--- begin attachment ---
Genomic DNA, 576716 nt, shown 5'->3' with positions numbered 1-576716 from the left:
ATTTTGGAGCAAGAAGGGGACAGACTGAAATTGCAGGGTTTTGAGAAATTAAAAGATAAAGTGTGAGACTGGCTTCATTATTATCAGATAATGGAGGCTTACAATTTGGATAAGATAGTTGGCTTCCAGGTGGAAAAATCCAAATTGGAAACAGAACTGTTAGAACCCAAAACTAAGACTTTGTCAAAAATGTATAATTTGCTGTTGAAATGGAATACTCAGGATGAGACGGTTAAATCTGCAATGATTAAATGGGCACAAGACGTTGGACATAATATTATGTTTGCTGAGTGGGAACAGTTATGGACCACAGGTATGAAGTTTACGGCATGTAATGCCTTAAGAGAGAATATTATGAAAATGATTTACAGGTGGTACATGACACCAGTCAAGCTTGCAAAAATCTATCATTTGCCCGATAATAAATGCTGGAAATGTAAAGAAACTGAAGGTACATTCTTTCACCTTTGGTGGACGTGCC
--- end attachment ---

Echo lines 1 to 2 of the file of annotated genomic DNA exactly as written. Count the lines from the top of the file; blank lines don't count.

Genomic DNA, 576716 nt, shown 5'->3' with positions numbered 1-576716 from the left:
ATTTTGGAGCAAGAAGGGGACAGACTGAAATTGCAGGGTTTTGAGAAATTAAAAGATAAAGTGTGAGACTGGCTTCATTATTATCAGATAATGGAGGCTTACAATTTGGATAAGATAGTTGGCTTCCAGGTGGAAAAATCCAAATTGGAAACAGAACTGTTAGAACCCAAAACTAAGACTTTGTCAAAAATGTATAATTTGCTGTTGAAATGGAATACTCAGGATGAGACGGTTAAATCTGCAATGATTAAATGGGCACAAGACGTTGGACATAATATTATGTTTGCTGAGTGGGAACAGTTATGGACCACAGGTATGAAGTTTACGGCATGTAATGCCTTAAGAGAGAATATTATGAAAATGATTTACAGGTGGTACATGACACCAGTCAAGCTTGCAAAAATCTATCATTTGCCCGATAATAAATGCTGGAAATGTAAAGAAACTGAAGGTACATTCTTTCACCTTTGGTGGACGTGCC